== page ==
determines the initial value and where this value is stored. (A
variable can be linked to a definition in another C file.)
extern. Suppose you define a variable at the top level of
int size=10;. Did you intend the value of
size to be accessible outside the file? If so it is a public
variable, otherwise it is a private variable. Similarly, when you define
static int inc_size() in a file do you intend the
function to be used by other files, in which case it is a public function;
or is the function to be used only within the file, in which case it is a
If you intend for the variable
size defined at the top level
of the file to be accessed only within the file then use
static modifier to ensure it is kept private to the file.
For example, the definition
static int size=10; at the top
level of your file will prevent any other file from referencing the
value defined by
size. The scope of this variable will still
be the entire file, but it cannot be referenced by another file. Similarly,
if you intend the function
inc_size() to be used only
within the file in which it is defined then it should be declared with
static modifier. For example, the prototye
static int inc_size(); specifies that the function
inc_size() can be used anywhere within the file, but may not
be used outside the file. (This function may increment the value
size and we may not wish for clients to have this privilege.)
If you intend the variable
size to be referenced outside the
file or the function
inc_size() to be used outside the file, then you do not need
to use any modifier. Just define these at the top level of the file.
(All functions are top level definitions by default, in C.) To reference
size in a different file, you must declare it with
size;. To use the function
inc_size() in a different
file you must include its prototype in the file using the
extern int get_inc();. There are two ways of
including these declarations: either explicitly writing them into the file
before you use them, or by writing them in a header file which is among
the list of
#includes in the file.
Each service has a contract with its client: it promises to do exactly what
it says it will and nothing more. Modular code enforces this contract.
Here are some rules of thumb to maintain modular code:
- Organize your program into modules of related services (functions,
variables, constants and types.)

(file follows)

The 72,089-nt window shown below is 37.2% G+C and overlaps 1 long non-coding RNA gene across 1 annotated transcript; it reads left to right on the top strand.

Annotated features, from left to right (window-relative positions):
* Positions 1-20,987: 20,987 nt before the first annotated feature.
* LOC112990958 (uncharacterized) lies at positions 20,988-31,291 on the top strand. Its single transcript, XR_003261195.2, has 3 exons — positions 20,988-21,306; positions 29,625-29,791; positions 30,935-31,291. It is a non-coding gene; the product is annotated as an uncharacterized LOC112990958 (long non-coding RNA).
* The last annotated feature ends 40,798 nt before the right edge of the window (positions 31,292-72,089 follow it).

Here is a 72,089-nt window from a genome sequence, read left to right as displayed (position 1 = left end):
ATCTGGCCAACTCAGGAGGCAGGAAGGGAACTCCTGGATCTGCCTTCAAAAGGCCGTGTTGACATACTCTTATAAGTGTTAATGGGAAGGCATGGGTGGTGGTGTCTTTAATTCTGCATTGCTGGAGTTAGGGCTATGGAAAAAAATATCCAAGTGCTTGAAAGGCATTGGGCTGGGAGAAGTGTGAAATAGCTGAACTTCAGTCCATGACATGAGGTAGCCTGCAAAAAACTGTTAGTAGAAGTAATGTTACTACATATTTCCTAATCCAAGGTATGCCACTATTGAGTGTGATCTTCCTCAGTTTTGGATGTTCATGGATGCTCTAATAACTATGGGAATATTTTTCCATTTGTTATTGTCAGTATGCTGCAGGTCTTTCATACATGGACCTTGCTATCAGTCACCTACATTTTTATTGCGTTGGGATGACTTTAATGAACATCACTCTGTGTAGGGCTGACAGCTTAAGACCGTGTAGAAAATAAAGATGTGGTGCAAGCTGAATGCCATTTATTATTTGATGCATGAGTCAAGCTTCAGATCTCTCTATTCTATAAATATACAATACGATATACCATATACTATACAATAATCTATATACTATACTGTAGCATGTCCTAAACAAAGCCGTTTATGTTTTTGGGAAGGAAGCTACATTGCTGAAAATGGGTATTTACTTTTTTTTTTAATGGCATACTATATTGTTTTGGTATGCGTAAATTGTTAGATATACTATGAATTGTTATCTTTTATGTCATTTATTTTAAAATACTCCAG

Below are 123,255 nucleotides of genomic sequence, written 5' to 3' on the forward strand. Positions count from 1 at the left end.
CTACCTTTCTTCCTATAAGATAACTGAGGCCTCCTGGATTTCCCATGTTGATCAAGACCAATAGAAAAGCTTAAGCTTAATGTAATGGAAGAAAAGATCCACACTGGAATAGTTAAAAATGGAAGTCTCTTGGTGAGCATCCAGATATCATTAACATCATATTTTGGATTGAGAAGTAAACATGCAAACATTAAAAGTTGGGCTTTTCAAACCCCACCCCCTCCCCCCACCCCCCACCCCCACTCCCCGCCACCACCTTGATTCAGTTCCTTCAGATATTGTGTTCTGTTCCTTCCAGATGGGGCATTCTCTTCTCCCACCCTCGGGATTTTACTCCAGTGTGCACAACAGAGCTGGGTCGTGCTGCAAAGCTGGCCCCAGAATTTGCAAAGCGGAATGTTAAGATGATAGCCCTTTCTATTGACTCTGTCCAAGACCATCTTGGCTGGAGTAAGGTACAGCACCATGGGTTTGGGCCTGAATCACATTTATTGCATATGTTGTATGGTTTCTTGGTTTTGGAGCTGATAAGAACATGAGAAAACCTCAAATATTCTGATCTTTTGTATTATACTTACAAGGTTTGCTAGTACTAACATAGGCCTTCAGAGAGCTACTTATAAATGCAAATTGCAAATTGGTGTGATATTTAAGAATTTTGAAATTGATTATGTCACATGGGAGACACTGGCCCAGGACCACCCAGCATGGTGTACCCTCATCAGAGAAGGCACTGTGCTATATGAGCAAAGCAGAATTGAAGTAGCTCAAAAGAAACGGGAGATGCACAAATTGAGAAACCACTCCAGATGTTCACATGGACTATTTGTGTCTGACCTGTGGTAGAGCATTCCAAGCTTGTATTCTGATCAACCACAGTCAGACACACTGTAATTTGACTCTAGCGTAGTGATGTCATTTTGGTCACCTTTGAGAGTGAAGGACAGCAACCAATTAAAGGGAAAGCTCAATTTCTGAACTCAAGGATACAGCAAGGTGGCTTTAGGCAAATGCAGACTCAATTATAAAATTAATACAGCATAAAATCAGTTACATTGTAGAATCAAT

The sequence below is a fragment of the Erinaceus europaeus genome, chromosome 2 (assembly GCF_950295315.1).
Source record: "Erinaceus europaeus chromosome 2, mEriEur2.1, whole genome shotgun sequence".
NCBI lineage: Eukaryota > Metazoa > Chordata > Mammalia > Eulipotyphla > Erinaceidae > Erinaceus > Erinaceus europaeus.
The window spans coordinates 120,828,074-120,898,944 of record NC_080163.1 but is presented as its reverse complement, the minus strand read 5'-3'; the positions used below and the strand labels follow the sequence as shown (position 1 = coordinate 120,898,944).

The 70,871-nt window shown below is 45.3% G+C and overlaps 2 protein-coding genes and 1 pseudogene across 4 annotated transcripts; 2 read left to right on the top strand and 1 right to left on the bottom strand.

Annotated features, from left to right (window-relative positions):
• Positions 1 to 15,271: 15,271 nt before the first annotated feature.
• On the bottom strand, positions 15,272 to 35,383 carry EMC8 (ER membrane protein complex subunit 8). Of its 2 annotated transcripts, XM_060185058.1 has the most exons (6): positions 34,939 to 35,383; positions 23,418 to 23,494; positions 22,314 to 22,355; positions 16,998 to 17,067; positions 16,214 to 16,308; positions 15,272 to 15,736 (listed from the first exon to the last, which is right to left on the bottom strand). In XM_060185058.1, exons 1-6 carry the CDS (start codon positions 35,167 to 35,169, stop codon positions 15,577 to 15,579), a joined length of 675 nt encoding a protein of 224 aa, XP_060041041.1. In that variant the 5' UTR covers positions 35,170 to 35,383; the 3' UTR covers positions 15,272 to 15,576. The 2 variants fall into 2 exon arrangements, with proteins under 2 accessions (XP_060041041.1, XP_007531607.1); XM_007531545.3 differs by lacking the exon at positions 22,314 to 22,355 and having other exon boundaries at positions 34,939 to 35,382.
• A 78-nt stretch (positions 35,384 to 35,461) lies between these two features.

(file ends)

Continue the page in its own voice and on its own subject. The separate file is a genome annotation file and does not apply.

- Make sure your modules are as independent of other modules as
- Use well-documented header files specifying the public interface
of the module for your human user. This specifies the contract the
function is making to a user of the function.
- Use the
static storage class specifier to enforce
privacy in your source file.
- Your module should be responsible for releasing all resources it
creates after these are no longer needed. For example,
close all files which were
free all memory obtained by
malloc. If you have a function which creates an object
consider have a dual function which releases the system resources for
that object when it is no longer required.
- Design each function to do one thing well. It is better to build
a new function to do a new job, rather than complicate an old function
with new features.
- If you have a global variable which may change over the course of
the program, designate one function whose purpose is to modify the
variable and keep the variable private to the file. This restricts
access to the variable and aids in understanding the program flow. If
an outside user must change a global variable provide a public
function which does this.
- Functions should not make unexpected changes to the process state
that persist beyond the return from the function. If a function
does change the process state then it should save and restore the
previous state. Here are some examples of ways a function can have
non-local effects on the process state:
If a public function leaves a lasting effect on the program state, then
document this in your description of the function in the header file.
- Modifying global variables.
- Using statically-declare variables (whose value persists between
separate calls to the function.)
- Printing to the terminal or a file.
- The best approach for handling errors encountered in a
function is to return a non-standard value (typically, a negative
NULL for a pointer.) Let the
section of the code determine how errors should be handled. Think
carefully how you want functions to respond to errors. If you print
error messages, exit the program or set global variables (like
errno) you are leaving a lingering effect on the
program. Are you certain that this will be appropriate every
time the function is to be use?
- Functions should release hidden resources used during its
execution if these resources are no longer needed. For example,
close all files which were
opened during the execution of the
free all memory obtained by
Programs are to be read by computers and human's alike. Good documentation
should permeate your code. Keep in mind that I will be reading your code
for the following purposes
When documenting your code keep in mind that both you and I will be
reading your code. I will need to read your
- Evaluate how modular your code is.
- Determine how I should expect your program to perform. (This is
especially true if you have extra credit editions to your code, or
modifications that go beyond the functional specifications given by the
- Detect sources of errors or problems in the performance of your
program. I need to be able to find my way around your program to
detect sources of error in your code.
DOC file and your
header files with the publicly accessible objects, so follow the